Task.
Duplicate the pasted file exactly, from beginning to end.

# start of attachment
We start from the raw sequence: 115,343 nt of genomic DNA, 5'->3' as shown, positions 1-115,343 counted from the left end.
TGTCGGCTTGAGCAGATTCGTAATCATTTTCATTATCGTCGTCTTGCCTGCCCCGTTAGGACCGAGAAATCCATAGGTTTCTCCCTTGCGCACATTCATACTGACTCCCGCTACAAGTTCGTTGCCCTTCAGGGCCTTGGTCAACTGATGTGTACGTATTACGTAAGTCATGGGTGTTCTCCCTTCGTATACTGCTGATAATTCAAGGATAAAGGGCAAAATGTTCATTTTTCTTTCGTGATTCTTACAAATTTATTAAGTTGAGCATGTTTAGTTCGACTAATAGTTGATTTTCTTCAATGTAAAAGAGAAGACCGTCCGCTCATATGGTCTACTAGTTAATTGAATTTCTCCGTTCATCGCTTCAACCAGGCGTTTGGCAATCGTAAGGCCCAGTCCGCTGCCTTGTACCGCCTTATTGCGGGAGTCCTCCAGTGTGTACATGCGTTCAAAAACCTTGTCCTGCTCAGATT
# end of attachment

We start from the raw sequence: 115,343 nt of genomic DNA, 5'->3' as shown, positions 1-115,343 counted from the left end.
TGTCGGCTTGAGCAGATTCGTAATCATTTTCATTATCGTCGTCTTGCCTGCCCCGTTAGGACCGAGAAATCCATAGGTTTCTCCCTTGCGCACATTCATACTGACTCCCGCTACAAGTTCGTTGCCCTTCAGGGCCTTGGTCAACTGATGTGTACGTATTACGTAAGTCATGGGTGTTCTCCCTTCGTATACTGCTGATAATTCAAGGATAAAGGGCAAAATGTTCATTTTTCTTTCGTGATTCTTACAAATTTATTAAGTTGAGCATGTTTAGTTCGACTAATAGTTGATTTTCTTCAATGTAAAAGAGAAGACCGTCCGCTCATATGGTCTACTAGTTAATTGAATTTCTCCGTTCATCGCTTCAACCAGGCGTTTGGCAATCGTAAGGCCCAGTCCGCTGCCTTGTACCGCCTTATTGCGGGAGTCCTCCAGTGTGTACATGCGTTCAAAAACCTTGTCCTGCTCAGATT